How Being a Journalist Can Help You Write a Novel

Whenever I pitched my book to an agent, I was always quick to point out I’d been a reporter for almost two decades. They’d have to take me somewhat seriously because everyone knows journalists can write. Right? If only that were true.
Publish date:

Whenever I pitched Terms of Use to an agent, publisher or book reviewer, I was always quick to point out I’d been a reporter for almost two decades. They’d have to take me somewhat seriously because everyone knows journalists can write. Right? If only that were true.

This guest post is by Scott Allan Morrison. Morrison is the author of Terms of Use and was a journalist for almost twenty years, covering politics, business, and technology in Mexico, Canada, and the United States. Morrison arrived in Silicon Valley as a reporter for the Financial Times during the darkest days of the dot-com crash. He later wrote about the Web 2.0 boom for Dow Jones Newswires and the Wall Street Journal. Over the course of a decade, Morrison covered most of the world's top tech companies and chronicled many of Silicon Valley's greatest stories, including the rise of Internet insecurity and the explosion of social media. Before setting his sights on journalism, he spent four years teaching English and traveling in Southeast Asia. He speaks fluent Spanish and very rusty Mandarin. He lives in Northern California with his wife and his hockey sticks.

Scott Allen Morrison_300dpi-featured
Terms of Use_300dpi

Oh sure, I could whip up a 400-word news story with my eyes closed and one hand on my flask (just kidding). But as I waded into my novel, I came to appreciate how poorly prepared I was to tackle long-form fiction. The imagination, intellectual stamina, and emotional commitment required to write a novel was nothing like newspaper journalism.

The biggest challenge was getting my head around the enormity of my project. To get to 100,000 words (about the length of my novel), I’d need to string together 250 news stories, all flowing seamlessly from one to the next in a way that excited, challenged and ultimately satisfied the reader. How the hell was I going to do that? It was telling that, save for the people closest to me, I did not reveal to anyone what I set out to do.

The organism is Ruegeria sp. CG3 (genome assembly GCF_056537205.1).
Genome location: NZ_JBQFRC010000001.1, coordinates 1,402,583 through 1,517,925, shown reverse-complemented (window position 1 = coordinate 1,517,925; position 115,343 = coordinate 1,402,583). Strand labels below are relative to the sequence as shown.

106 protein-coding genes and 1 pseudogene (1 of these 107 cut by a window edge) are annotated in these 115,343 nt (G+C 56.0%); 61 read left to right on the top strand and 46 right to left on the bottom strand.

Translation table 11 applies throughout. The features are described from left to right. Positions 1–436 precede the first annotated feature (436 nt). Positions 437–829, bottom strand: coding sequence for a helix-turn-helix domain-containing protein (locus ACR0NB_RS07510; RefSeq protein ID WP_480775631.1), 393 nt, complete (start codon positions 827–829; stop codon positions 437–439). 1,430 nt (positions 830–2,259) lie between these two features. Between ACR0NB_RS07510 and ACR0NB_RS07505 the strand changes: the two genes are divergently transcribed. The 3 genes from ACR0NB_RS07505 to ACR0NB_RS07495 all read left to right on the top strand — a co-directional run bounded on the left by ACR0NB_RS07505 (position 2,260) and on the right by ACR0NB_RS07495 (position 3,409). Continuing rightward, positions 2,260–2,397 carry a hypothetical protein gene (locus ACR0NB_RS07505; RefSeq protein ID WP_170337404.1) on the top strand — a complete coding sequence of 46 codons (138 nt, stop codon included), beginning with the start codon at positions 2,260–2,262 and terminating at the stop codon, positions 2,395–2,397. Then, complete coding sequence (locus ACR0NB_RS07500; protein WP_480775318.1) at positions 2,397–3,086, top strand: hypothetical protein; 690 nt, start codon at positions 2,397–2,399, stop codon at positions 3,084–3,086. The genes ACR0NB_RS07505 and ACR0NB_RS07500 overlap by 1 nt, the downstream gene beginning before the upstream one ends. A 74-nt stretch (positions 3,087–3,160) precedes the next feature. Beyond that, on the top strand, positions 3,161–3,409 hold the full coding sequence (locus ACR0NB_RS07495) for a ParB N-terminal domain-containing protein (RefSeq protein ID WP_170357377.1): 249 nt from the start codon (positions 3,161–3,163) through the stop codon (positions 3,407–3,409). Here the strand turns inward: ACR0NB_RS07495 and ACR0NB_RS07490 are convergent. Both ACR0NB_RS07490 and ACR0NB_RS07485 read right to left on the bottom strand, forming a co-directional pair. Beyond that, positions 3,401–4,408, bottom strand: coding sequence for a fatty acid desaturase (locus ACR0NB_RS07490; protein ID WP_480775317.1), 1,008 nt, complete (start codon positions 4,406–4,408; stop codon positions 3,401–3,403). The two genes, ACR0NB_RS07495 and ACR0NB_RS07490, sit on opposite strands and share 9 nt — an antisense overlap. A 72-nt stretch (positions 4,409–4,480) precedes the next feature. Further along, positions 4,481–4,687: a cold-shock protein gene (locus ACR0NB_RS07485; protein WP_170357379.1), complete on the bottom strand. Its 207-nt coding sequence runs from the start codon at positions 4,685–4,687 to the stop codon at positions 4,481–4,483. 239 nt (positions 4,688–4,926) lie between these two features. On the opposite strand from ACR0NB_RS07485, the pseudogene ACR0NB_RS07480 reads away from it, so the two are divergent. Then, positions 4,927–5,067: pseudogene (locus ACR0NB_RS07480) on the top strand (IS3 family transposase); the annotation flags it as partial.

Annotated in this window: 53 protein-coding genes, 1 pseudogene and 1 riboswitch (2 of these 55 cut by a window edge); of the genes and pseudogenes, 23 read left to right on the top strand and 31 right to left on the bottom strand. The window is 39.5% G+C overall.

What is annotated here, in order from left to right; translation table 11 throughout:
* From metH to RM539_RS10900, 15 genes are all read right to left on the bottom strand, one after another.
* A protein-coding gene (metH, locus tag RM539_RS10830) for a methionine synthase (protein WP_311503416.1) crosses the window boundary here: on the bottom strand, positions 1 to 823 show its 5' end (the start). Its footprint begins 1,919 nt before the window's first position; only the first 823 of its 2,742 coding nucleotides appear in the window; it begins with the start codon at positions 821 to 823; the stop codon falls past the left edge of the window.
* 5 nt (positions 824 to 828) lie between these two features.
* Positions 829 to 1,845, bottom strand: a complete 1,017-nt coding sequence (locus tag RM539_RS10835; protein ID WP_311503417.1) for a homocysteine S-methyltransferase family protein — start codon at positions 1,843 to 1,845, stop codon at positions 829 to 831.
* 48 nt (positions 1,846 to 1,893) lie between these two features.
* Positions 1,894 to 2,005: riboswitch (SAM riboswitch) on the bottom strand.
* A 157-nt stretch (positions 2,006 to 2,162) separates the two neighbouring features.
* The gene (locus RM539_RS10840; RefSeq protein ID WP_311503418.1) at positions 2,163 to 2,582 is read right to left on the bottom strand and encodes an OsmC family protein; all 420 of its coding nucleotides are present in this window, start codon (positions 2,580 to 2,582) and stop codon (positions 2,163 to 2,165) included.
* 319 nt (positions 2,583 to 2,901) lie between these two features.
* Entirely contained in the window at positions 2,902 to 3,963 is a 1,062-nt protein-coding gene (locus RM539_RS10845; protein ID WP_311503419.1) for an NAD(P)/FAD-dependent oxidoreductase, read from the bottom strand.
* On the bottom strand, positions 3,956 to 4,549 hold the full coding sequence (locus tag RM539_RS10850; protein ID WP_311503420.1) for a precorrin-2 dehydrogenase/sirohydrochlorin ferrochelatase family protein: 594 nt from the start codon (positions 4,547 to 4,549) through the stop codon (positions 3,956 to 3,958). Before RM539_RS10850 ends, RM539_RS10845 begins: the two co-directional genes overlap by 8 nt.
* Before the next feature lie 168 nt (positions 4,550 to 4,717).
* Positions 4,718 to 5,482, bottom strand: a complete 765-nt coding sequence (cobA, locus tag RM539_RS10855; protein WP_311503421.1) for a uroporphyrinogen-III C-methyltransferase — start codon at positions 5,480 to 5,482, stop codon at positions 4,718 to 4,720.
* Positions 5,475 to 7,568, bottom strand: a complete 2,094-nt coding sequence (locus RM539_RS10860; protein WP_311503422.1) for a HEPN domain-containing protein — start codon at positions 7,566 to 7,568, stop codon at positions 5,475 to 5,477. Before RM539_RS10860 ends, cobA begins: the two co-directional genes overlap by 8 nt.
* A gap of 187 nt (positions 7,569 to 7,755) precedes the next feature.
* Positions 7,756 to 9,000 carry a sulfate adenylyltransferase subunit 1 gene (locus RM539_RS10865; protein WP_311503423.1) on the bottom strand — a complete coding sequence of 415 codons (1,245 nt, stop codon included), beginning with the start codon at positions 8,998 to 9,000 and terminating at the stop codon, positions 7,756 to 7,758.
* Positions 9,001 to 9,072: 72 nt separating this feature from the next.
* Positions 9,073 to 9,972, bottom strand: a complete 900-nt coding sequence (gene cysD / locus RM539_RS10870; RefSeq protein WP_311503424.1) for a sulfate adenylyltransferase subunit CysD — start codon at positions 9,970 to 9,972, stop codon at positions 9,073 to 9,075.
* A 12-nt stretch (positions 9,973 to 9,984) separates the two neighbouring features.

I decided the only way forward was to break my task down into smaller goals -- not chapters, but goals. I’d start writing to see what I could come up with. If in a few months my wife (who loves thrillers) decided it was worthwhile, I’d keep going. When I was accepted for the Community of Writers at Squaw Valley annual workshop, it was another sign to stick with it. Every step of the way, I received just enough positive feedback to keep moving forward. It was not until I signed with an agent that I knew I would finish.

[Want to land an agent? Here are 4 things to consider when researching literary agents.]

My many years I spent in newsrooms did pay off in some respects. I am a strong grammarian (most good writers are), which gave me a huge advantage over the many Walter Mittys who want to write a book but don’t have a clue how to piece together a sentence. Perhaps more importantly, years of reporting helped me develop a strong sense of story. That may sound simple enough, but I’ve run across quite a few writers (journalists and aspiring novelists) who tend to get lost in their ideas and jumbled narratives.

I leaned heavily on my reporting skills and news sense as I plotted key storylines in Terms of Use. I was fortunate that I could call on dozens of Silicon Valley insiders to keep me from going off the rails. Collectively, these coders, network architects, security ninjas, cryptography experts, tech entrepreneurs, venture capitalists and IT consultants helped me come up with many of the realistic scenarios that make Terms of Use so unnerving. I also interviewed a doctor and several law enforcement agents. After many months and scores of interviews, I’d written the first draft of a pretty good plot-driven story. Then I got stuck.

As much as I liked my first draft, I knew it wasn’t close to being good enough. My characters were only vaguely sketched out and the story was full of narrative gaps. My reporting skills were no longer enough, and the notion that I could just make stuff up still seemed somewhat foreign to me. Maybe that was because I didn’t quite understand how to harness my imagination. I didn’t know how to summon ideas on demand.